Though faithful to Bryan Burrough’s painstakingly researched book about the epic manhunt for notorious bank robber John Dillinger, Michael Mann’s Public Enemies offers more an abstract impression of the man than a fully satisfying portrait.
There was a time when outlaws like Dillinger were romanticized as folk heroes, famous for brazenly resisting authority. It’s a phenomenon Public Enemies documents but never seeks to explain. As played by Johnny Depp, Dillinger is the epitome of cool: He’s suave and seductive, as graceful knocking over banks as he is wooing coat-check girls. He’s charming and true to his word, but that alone does not account for his celebrity, and neither does Mann’s screenplay.
No stranger to cops, robbers and the games they play, Mann (Miami Vice, Heat) fails to develop compelling parallels between Dillinger and Melvin Purvis, the FBI agent handpicked by J. Edgar Hoover (Billy Crudup) to capture America’s most wanted criminal and flaunt him before the press. Purvis, in whom Christian Bale invests more intensity than personality, is a vigilant boy scout, conflicted by his dedication to duty and his distaste for the savagery the job requires.
Dillinger, who seems annoyed by his trigger-happy peers but rarely shies away from a gunfight when provoked, is a different breed. Embittered by a lengthy prison stay for robbing a grocery store, he’s a rebel with a cause: stealing enough money to live the high life in the midst of the Great Depression, lawmen be damned.
Blessed with a quick wit and dashing good looks – Depp is helpful in this department – Dillinger is rarely hurting for female companionship, though his fiercest passions are reserved for Billie (Marion Cotillard, the Oscar-winning star of La Vie en Rose), who is drawn to his purposeful gaze and promises of undying loyalty.
On that count, he’s not exaggerating. If Public Enemies teaches us anything about Dillinger, it is that he was undone, at least in part, by his refusal to abandon friends, lovers and colleagues, even those like Baby Face Nelson (Stephen Graham), whom he could barely tolerate. Otherwise, insights are scarce.
Unlike Andrew Dominik’s superior The Assassination of Jesse James by the Coward Robert Ford, Public Enemies is not a cerebral meditation on the life of its subject. It is grim but arresting, snapshots of a hard life strung together by shootouts and heists, all captured with remarkable precision in high-definition digital. On that level, it works. Depp, stone-faced throughout, makes the most of an underwritten role, and Dante Spinotti’s cinematography is impressive.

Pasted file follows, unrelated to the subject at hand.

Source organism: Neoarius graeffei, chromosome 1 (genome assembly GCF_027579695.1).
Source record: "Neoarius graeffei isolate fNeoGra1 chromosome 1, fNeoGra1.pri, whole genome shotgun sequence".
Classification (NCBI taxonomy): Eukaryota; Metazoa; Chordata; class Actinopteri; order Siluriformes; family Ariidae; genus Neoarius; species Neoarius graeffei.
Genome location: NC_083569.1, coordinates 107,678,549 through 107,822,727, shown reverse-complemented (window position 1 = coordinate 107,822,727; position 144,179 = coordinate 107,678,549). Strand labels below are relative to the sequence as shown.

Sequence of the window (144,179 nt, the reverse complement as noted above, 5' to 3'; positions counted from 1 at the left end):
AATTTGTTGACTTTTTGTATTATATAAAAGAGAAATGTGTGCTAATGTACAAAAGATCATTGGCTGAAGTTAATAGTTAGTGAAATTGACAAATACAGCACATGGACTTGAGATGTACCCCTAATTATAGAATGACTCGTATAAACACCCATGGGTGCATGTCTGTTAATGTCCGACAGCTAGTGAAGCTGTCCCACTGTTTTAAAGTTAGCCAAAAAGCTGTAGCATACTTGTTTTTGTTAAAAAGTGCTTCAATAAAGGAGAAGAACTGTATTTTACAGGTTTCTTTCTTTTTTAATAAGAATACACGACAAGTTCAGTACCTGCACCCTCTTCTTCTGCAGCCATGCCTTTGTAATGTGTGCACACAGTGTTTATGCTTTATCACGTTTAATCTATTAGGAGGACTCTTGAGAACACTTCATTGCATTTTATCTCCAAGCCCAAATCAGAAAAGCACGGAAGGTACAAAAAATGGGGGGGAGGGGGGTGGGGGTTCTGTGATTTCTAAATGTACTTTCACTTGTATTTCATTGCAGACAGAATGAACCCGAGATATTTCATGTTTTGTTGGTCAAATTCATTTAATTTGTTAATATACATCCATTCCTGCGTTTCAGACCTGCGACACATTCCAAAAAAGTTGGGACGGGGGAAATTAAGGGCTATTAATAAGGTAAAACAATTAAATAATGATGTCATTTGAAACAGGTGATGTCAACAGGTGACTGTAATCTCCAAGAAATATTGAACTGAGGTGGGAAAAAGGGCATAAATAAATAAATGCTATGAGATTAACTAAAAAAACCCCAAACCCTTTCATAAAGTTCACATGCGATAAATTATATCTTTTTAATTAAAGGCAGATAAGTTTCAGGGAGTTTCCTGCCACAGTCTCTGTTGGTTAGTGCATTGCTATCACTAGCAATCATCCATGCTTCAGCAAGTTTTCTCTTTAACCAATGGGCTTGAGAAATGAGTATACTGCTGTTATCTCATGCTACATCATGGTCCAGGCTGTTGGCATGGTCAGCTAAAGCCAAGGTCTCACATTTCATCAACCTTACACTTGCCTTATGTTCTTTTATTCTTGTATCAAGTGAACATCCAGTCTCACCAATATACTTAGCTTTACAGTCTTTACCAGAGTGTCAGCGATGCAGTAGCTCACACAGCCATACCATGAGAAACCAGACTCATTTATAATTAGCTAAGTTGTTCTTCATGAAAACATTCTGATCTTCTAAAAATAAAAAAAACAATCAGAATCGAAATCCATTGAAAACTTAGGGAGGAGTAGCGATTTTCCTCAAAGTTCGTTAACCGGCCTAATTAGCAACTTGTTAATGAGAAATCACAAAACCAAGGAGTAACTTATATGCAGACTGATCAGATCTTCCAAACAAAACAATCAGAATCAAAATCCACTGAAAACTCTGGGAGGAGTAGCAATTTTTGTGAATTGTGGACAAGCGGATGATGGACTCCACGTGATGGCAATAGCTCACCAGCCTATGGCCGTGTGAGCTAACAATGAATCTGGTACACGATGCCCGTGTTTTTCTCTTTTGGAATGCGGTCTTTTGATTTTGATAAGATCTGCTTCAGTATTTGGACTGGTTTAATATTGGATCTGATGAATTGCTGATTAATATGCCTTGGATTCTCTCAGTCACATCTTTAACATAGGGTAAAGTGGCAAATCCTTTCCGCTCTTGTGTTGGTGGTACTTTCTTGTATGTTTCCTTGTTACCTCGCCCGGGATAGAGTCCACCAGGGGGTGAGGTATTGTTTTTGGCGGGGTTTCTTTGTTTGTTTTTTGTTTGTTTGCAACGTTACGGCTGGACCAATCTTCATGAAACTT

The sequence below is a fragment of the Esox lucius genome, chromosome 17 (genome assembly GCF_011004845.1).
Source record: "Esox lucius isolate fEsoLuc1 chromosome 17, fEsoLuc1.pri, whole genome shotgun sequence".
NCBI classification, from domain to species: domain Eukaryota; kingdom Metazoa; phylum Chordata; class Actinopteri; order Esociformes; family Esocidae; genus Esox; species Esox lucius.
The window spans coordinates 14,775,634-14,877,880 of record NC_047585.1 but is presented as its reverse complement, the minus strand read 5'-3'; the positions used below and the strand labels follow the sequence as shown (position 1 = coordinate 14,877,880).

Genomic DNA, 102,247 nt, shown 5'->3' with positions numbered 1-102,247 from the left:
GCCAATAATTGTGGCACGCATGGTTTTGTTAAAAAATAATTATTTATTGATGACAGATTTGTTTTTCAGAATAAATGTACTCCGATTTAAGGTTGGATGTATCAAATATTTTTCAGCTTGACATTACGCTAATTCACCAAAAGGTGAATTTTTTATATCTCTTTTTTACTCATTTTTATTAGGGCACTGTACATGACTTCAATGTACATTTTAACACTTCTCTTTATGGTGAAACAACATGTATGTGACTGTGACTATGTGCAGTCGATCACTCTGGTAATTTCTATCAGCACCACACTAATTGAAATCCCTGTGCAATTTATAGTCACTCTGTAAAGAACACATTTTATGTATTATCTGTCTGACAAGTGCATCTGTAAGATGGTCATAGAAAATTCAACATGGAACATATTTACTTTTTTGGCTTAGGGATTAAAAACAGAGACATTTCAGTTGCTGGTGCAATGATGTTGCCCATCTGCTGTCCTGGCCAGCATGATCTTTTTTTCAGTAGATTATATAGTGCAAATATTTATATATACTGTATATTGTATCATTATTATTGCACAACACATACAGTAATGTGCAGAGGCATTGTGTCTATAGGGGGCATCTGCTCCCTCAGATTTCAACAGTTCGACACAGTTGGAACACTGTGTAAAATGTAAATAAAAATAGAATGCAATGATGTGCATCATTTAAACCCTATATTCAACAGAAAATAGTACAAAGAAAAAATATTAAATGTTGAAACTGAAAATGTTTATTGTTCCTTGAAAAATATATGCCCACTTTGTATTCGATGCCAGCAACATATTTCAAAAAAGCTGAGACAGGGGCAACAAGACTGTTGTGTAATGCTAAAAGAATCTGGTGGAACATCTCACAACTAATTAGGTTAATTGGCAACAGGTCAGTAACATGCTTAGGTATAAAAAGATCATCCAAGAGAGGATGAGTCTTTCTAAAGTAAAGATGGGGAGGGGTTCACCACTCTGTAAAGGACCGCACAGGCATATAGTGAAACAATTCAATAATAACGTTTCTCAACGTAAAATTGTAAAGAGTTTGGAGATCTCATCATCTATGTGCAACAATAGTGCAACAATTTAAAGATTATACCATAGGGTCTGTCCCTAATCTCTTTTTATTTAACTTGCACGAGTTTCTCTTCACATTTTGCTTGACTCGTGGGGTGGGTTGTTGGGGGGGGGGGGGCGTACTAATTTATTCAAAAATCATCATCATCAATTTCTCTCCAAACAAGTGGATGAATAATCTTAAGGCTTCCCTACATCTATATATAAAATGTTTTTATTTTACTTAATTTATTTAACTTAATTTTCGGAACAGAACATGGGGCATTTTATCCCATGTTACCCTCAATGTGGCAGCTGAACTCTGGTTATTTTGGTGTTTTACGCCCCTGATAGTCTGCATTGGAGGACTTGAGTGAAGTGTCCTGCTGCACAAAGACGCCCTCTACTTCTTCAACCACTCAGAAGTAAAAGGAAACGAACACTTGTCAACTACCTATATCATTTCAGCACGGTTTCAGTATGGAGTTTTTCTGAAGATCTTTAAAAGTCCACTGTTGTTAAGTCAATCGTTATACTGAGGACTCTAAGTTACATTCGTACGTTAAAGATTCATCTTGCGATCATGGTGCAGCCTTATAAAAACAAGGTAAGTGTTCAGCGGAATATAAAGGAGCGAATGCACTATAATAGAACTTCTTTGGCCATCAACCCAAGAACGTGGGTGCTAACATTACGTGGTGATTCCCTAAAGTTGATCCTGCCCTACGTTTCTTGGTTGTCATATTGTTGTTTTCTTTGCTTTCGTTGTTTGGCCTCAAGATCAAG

But Public Enemies could have been much more. This is not Mann’s Bonnie and Clyde – it’s tense, but lacking in feeling. Dillinger’s story is entertaining enough, but the movie, like the man, resists deeper understanding.
EXTRAS include Mann's behind-the-scenes documentary and illuminating historical pieces on Dillinger and his big-screen legacy. Available on DVD and Blu-ray, Public Enemies benefits from seamless transfers in both formats.
Harry Potter and the Half-Blood Prince
While there may never be a Harry Potter adaptation capable of totally satisfying hardcore fans, The Half-Blood Prince comes close: It is smart and beautifully shot, a rousing cinematic achievement that should leave readers of J. K. Rowling’s novels more excited than ever for next year’s two-part finale, The Deathly Hallows.
With the conclusion of Harry’s quest so close at hand, there are no great payoffs here, but that takes nothing away from the latest installment, which is the best Potter movie yet. It is moody and satisfyingly atmospheric, made as much for adults as for the children who happily devoured Rowling’s books. Better yet, it finds BBC veteran David Yates devoting more time to Severus Snape (Alan Rickman), a character woefully underdeveloped in past installments but wonderfully realized here.
Snape is an enigma – his allegiances are always in question – and Rickman, the fine actor who toyed with Bruce Willis in the original Die Hard, makes him deliciously inscrutable. He remains the most intriguing player in Harry’s hectic universe, but he’s not alone: Daniel Radcliffe, who began the series as a fresh-faced boy but has matured into a formidable grown-up actor, is particularly effective here, giving emphasis to Harry’s powerful sense of purpose.
EXTRAS: Can't wait till November for part one of The Deathly Hallows? Get an exclusive sneak peek on the two-disc DVD or Blu-ray editions of Half-Blood Prince. Also included are deleted scenes and a revealing documentary on a year in the life of former welfare recipient turned bestselling author Rowling.
It's Always Sunny in Philadelphia: A Very Sunny Christmas
Truth be told, I've never been a fan of Always Sunny, the hit-or-miss FX comedy series starring Rob McElhenney, Kaitlin Olson, Charlie Day, Glenn Howerton and Danny DeVito. At their most cheerfully deranged, the gang achieves new lows of depravity; in leaner times, they rely too heavily on in-jokes and labored gags. Happily, A Very Sunny Christmas finds them at their sharpest – firing on all cylinders and proving, with typically twisted glee, that no target is sacred. If you're searching for the meaning of Christmas, you won't find it here, but as seasonal offerings go, it's an instant, offbeat classic. EXTRAS include a hastily thrown-together making-of featurette and deleted scenes that feel like an afterthought.